Port of Los Angeles says diesel exhaust down for fourth straight year

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New data from four air quality monitoring stations in and around the Port of Los Angeles show concentrations of elemental carbon in the port area air fell in 2010 for the fourth straight year, the port announced. Elemental carbon is used as an indicator of diesel particulate matter. The port says the drops in elemental carbon, to the lowest levels since it began monitoring in 2005, happened even as cargo volumes at the port have rebounded – in 2010 the port handled 16 percent more cargo than in 2009.

“I’m very pleased to be able to report that we are living up to our Clean Air Action Plan commitment – we pledged to cut port-related emissions by 45 percent, and these results show that for diesel exhaust we did more,” says Geraldine Knatz, port executive director.

The port says concentrations of another key air pollutant related to diesel exhaust, PM2.5 (particles less than 2.5 microns in size), met federal and state standards for the third straight year, and for the first time PM10 (particles less than 10 microns in size) also met state standards (there is no federal standard for PM10).

Since 2005, the port has operated four air quality measurement stations: one in San Pedro, another in Wilmington, and two inside the port complex, including one in the middle of port operations. The stations are located so as to measure air quality both in the port complex and in the communities downwind of the port, where air quality is affected by emissions from the ships, trucks, terminal equipment, harbor vessels and train locomotives that move cargo through the nation’s largest container port.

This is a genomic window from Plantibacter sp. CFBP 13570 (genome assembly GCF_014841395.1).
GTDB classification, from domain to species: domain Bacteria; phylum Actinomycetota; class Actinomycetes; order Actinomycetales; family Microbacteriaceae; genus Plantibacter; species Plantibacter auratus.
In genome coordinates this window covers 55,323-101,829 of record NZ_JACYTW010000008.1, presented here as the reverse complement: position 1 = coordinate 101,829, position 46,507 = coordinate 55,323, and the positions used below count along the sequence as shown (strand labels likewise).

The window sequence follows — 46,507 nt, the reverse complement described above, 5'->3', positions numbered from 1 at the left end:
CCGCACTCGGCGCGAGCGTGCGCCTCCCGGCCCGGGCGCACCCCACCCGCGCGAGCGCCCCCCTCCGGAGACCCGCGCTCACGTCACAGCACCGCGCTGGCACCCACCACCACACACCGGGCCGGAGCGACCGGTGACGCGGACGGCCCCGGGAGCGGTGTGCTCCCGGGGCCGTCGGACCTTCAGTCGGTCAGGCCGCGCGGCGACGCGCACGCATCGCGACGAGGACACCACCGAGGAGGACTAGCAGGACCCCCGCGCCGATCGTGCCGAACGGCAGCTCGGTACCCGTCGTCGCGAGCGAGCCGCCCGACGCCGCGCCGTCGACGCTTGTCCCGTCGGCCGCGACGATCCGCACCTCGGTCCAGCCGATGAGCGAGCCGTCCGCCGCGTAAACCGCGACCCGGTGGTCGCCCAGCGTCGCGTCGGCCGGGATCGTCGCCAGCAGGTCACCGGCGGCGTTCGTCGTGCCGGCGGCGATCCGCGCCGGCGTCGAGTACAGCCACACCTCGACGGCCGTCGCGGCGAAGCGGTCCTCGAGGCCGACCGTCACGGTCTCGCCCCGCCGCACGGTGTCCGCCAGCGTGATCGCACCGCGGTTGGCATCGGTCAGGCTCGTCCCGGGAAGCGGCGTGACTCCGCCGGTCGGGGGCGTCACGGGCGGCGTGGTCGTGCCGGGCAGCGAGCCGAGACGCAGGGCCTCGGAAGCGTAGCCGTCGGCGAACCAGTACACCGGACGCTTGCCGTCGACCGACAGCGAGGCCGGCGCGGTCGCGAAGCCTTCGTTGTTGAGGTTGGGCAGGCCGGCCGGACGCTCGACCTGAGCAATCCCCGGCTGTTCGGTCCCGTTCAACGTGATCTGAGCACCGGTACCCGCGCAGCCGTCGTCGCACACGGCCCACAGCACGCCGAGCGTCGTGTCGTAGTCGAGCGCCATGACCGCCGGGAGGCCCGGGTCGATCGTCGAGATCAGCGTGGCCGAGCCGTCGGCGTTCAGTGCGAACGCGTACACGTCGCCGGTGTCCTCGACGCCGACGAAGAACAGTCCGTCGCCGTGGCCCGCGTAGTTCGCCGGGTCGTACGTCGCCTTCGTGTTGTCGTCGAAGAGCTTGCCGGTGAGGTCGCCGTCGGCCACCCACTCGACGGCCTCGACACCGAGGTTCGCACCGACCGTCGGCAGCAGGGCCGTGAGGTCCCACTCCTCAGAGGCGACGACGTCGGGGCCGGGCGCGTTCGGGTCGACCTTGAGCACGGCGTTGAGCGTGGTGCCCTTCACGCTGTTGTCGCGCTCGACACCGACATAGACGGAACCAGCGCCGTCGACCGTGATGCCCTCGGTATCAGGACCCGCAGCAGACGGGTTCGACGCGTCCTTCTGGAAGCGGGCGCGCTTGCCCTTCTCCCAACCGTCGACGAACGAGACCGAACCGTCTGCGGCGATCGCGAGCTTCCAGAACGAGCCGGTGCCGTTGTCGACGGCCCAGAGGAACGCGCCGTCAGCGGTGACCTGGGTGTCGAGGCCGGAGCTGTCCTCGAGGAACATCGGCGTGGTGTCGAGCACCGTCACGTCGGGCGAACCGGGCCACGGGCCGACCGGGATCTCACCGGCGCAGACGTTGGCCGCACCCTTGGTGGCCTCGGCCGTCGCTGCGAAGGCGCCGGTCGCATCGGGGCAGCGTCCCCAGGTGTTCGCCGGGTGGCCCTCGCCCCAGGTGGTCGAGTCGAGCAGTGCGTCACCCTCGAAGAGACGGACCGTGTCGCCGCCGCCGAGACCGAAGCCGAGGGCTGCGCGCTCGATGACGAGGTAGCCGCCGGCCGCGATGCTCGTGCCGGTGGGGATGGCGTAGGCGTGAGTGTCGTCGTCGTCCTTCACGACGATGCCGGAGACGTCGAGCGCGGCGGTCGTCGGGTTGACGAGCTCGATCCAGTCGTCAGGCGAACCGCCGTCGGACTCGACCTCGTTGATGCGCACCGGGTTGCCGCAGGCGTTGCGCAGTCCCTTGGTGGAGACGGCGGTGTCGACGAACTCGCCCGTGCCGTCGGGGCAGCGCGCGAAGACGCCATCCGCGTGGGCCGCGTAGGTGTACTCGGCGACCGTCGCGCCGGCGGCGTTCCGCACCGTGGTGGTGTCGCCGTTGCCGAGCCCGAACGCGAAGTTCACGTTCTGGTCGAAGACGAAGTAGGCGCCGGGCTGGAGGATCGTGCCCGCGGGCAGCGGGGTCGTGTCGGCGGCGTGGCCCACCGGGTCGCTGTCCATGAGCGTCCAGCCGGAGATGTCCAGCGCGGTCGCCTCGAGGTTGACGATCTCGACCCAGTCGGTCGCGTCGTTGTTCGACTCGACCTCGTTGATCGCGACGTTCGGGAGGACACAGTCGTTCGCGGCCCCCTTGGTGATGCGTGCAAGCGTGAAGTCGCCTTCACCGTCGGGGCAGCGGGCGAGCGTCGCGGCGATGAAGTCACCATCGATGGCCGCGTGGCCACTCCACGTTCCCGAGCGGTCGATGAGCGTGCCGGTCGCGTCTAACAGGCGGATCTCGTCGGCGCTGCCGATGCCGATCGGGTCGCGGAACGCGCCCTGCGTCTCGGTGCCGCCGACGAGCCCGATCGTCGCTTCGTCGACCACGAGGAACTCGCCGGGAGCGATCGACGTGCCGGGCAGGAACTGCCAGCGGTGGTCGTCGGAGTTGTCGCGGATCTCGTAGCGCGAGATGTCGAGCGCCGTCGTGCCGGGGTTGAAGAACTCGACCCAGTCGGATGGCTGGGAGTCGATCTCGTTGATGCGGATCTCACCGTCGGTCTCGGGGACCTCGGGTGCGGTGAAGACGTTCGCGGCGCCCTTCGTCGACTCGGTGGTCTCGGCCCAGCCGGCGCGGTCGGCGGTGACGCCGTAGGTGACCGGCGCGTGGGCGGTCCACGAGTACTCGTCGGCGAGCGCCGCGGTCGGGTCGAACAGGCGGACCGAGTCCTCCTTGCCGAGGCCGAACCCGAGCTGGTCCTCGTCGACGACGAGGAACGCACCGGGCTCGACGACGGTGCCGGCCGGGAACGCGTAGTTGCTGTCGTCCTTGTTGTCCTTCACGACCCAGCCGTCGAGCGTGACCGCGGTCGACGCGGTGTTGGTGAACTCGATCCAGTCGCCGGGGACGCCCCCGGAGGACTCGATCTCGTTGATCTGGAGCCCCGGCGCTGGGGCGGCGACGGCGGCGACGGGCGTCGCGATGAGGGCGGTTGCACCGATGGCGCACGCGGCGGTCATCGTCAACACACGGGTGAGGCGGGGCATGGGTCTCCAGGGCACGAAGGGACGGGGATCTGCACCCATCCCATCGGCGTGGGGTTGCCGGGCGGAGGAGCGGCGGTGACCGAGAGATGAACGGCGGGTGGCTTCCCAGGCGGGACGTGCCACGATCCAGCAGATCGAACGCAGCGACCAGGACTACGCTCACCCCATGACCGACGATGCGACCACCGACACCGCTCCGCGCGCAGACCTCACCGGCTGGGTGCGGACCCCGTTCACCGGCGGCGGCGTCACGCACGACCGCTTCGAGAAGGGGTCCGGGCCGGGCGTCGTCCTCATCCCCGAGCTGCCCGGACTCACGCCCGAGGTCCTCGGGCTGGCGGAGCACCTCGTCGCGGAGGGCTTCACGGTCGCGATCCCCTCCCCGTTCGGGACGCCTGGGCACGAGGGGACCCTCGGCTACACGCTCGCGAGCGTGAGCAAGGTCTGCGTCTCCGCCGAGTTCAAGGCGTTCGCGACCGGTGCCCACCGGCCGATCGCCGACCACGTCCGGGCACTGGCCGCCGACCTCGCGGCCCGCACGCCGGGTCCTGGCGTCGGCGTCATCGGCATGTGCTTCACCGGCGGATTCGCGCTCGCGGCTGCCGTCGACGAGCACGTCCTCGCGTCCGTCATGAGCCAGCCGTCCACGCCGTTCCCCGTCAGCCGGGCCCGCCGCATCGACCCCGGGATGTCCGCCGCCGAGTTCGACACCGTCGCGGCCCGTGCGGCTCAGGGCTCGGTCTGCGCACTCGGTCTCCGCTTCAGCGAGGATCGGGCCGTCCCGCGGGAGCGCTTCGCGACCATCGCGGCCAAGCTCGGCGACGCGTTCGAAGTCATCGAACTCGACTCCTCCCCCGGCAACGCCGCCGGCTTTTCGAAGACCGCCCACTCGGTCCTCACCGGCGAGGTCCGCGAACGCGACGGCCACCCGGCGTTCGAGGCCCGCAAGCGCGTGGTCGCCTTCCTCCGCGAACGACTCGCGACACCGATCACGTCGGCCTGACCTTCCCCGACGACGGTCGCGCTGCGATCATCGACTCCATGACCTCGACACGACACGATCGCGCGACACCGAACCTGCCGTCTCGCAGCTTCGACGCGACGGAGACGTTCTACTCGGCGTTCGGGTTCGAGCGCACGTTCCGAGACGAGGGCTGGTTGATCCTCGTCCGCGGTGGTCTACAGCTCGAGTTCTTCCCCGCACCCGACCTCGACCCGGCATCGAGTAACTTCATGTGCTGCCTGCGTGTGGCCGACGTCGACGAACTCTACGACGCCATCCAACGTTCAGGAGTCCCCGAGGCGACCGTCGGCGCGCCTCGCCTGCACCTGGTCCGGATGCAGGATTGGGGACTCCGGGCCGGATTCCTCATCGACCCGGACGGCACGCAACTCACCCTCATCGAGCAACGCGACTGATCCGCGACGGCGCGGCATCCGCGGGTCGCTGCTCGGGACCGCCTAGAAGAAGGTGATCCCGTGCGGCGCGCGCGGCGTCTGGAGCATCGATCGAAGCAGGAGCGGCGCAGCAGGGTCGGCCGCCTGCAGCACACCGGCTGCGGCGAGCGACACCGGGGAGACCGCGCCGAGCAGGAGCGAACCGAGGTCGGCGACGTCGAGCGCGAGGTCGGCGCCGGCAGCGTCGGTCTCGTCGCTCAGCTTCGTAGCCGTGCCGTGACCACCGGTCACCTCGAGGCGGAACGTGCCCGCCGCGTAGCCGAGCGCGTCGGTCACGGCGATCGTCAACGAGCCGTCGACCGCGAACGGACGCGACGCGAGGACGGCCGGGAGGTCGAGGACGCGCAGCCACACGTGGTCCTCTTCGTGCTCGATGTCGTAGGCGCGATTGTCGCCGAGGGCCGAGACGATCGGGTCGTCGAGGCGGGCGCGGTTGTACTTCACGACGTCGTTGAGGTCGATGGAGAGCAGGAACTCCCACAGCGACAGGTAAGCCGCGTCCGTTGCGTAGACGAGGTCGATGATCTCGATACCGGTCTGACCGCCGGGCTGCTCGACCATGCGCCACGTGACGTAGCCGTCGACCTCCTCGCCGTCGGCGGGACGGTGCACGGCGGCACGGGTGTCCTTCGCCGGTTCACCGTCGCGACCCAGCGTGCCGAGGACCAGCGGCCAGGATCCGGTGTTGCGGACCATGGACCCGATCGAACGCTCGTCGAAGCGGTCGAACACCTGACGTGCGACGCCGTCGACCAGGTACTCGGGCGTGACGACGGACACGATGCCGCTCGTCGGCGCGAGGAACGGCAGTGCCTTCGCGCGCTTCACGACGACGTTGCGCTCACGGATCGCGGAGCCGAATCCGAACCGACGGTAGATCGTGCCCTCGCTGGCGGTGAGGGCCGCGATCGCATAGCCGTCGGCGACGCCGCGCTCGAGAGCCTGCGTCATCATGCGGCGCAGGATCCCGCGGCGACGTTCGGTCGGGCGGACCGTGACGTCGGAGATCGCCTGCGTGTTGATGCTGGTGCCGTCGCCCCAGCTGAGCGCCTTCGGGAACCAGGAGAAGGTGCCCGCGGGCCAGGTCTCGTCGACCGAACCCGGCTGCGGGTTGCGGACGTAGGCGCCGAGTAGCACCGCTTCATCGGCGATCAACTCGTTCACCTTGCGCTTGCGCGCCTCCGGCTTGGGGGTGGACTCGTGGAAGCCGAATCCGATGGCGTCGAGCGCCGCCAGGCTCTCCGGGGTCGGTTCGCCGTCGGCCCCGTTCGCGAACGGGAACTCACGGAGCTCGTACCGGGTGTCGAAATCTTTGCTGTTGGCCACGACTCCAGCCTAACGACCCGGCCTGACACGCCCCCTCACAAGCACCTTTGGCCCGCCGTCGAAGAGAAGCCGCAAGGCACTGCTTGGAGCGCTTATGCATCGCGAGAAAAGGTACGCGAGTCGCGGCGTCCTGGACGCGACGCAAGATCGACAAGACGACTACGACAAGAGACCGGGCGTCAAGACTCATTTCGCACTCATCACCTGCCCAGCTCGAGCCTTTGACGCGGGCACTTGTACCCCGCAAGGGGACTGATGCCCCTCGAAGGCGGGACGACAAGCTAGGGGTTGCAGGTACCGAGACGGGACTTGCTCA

The port says data from 2010 shows that elemental carbon concentrations in the air at the station in the midst of the cargo terminals has fallen by about 55 percent since 2006. The port says the decline at the community stations is smaller than at this in-port station because port sources make up a smaller fraction of the total emissions at the community stations, so that declines in port sources have less effect.

”This dramatic decline in the amount of DPM and the fact that we have attained air quality standards for both kinds of PM show how effective the measures we adopted in the Clean Air Action Plan are at reducing harmful air pollutants in neighboring communities,” says Chris Cannon, the port’s director of environmental management. “Every year shows an improvement over the previous year, making me very optimistic that we are going to achieve our Clean Air Action Plan goals.”

One of the Clean Air Action Plan measures is the port’s Clean Truck Program. The port says truck emissions, a substantial source of DPM in port-area air, have been reduced substantially by the Clean Truck Program. Since the program was launched on Oct. 1, 2008, the port has distributed more than $70 million to spur the purchase of more than 2,700 cleaner, newer trucks. There are currently more than 10,000 trucks serving the San Pedro Bay port complex that meet or exceed the U.S. Environmental Protection Agency 2007 heavy-duty truck emissions standards.

Real-time data can be viewed at caap.airsis.com, and past filter-based data back to 2005 can be viewed at www.portoflosangeles.org/environment/air_quality.asp.